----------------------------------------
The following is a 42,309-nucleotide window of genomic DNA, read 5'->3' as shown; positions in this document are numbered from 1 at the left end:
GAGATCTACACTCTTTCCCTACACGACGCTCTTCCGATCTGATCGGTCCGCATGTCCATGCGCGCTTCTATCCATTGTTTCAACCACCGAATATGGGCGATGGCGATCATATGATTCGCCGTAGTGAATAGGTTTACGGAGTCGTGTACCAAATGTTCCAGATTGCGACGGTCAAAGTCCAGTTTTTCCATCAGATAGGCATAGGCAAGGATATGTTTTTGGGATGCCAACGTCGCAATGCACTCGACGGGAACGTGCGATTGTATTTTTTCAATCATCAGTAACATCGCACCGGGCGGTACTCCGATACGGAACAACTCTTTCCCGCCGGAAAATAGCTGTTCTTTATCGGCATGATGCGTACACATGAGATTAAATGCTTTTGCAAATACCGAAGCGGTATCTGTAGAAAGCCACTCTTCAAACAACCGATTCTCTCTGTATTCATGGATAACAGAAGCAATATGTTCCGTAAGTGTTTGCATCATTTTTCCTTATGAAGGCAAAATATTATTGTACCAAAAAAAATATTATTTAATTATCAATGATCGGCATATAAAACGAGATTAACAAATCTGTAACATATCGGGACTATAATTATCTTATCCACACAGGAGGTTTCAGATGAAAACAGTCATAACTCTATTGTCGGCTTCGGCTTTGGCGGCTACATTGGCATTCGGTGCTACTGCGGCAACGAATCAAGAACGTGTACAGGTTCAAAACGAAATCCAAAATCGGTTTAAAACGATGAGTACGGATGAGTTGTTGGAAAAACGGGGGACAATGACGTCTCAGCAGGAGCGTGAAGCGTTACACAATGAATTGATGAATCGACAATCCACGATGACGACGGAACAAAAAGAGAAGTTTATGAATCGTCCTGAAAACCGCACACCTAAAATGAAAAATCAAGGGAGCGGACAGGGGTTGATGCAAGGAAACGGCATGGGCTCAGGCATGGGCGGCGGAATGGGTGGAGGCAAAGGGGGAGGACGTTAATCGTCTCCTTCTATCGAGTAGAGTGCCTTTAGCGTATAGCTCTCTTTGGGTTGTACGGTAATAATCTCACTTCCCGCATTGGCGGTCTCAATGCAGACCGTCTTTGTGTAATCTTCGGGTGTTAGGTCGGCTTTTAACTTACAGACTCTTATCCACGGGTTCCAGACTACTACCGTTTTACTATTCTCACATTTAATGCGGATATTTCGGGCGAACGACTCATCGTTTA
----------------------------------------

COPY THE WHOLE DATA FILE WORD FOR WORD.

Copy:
The following is a 42,309-nucleotide window of genomic DNA, read 5'->3' as shown; positions in this document are numbered from 1 at the left end:
GAGATCTACACTCTTTCCCTACACGACGCTCTTCCGATCTGATCGGTCCGCATGTCCATGCGCGCTTCTATCCATTGTTTCAACCACCGAATATGGGCGATGGCGATCATATGATTCGCCGTAGTGAATAGGTTTACGGAGTCGTGTACCAAATGTTCCAGATTGCGACGGTCAAAGTCCAGTTTTTCCATCAGATAGGCATAGGCAAGGATATGTTTTTGGGATGCCAACGTCGCAATGCACTCGACGGGAACGTGCGATTGTATTTTTTCAATCATCAGTAACATCGCACCGGGCGGTACTCCGATACGGAACAACTCTTTCCCGCCGGAAAATAGCTGTTCTTTATCGGCATGATGCGTACACATGAGATTAAATGCTTTTGCAAATACCGAAGCGGTATCTGTAGAAAGCCACTCTTCAAACAACCGATTCTCTCTGTATTCATGGATAACAGAAGCAATATGTTCCGTAAGTGTTTGCATCATTTTTCCTTATGAAGGCAAAATATTATTGTACCAAAAAAAATATTATTTAATTATCAATGATCGGCATATAAAACGAGATTAACAAATCTGTAACATATCGGGACTATAATTATCTTATCCACACAGGAGGTTTCAGATGAAAACAGTCATAACTCTATTGTCGGCTTCGGCTTTGGCGGCTACATTGGCATTCGGTGCTACTGCGGCAACGAATCAAGAACGTGTACAGGTTCAAAACGAAATCCAAAATCGGTTTAAAACGATGAGTACGGATGAGTTGTTGGAAAAACGGGGGACAATGACGTCTCAGCAGGAGCGTGAAGCGTTACACAATGAATTGATGAATCGACAATCCACGATGACGACGGAACAAAAAGAGAAGTTTATGAATCGTCCTGAAAACCGCACACCTAAAATGAAAAATCAAGGGAGCGGACAGGGGTTGATGCAAGGAAACGGCATGGGCTCAGGCATGGGCGGCGGAATGGGTGGAGGCAAAGGGGGAGGACGTTAATCGTCTCCTTCTATCGAGTAGAGTGCCTTTAGCGTATAGCTCTCTTTGGGTTGTACGGTAATAATCTCACTTCCCGCATTGGCGGTCTCAATGCAGACCGTCTTTGTGTAATCTTCGGGTGTTAGGTCGGCTTTTAACTTACAGACTCTTATCCACGGGTTCCAGACTACTACCGTTTTACTATTCTCACATTTAATGCGGATATTTCGGGCGAACGACTCATCGTTTA